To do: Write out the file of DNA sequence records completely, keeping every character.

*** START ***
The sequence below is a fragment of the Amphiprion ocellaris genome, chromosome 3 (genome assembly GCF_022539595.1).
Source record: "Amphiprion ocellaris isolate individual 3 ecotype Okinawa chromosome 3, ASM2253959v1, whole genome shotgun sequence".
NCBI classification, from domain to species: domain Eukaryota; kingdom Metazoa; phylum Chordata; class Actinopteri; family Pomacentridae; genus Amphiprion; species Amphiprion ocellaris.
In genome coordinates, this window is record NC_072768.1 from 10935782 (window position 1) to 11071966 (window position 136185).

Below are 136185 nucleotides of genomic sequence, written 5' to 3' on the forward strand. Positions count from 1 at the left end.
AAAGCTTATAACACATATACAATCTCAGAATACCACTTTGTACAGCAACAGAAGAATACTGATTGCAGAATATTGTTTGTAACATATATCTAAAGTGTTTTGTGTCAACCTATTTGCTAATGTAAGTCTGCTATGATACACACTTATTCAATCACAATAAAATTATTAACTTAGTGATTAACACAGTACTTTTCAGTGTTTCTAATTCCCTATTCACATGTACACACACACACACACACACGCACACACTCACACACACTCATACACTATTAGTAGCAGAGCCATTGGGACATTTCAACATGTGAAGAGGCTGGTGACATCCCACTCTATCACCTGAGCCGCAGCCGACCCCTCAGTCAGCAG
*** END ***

The sequence below is a fragment of the Amphiprion ocellaris genome, chromosome 3 (genome assembly GCF_022539595.1).
Source record: "Amphiprion ocellaris isolate individual 3 ecotype Okinawa chromosome 3, ASM2253959v1, whole genome shotgun sequence".
NCBI classification, from domain to species: domain Eukaryota; kingdom Metazoa; phylum Chordata; class Actinopteri; family Pomacentridae; genus Amphiprion; species Amphiprion ocellaris.
In genome coordinates, this window is record NC_072768.1 from 10935782 (window position 1) to 11071966 (window position 136185).

Below are 136185 nucleotides of genomic sequence, written 5' to 3' on the forward strand. Positions count from 1 at the left end.
AAAGCTTATAACACATATACAATCTCAGAATACCACTTTGTACAGCAACAGAAGAATACTGATTGCAGAATATTGTTTGTAACATATATCTAAAGTGTTTTGTGTCAACCTATTTGCTAATGTAAGTCTGCTATGATACACACTTATTCAATCACAATAAAATTATTAACTTAGTGATTAACACAGTACTTTTCAGTGTTTCTAATTCCCTATTCACATGTACACACACACACACACACACGCACACACTCACACACACTCATACACTATTAGTAGCAGAGCCATTGGGACATTTCAACATGTGAAGAGGCTGGTGACATCCCACTCTATCACCTGAGCCGCAGCCGACCCCTCAGTCAGCAG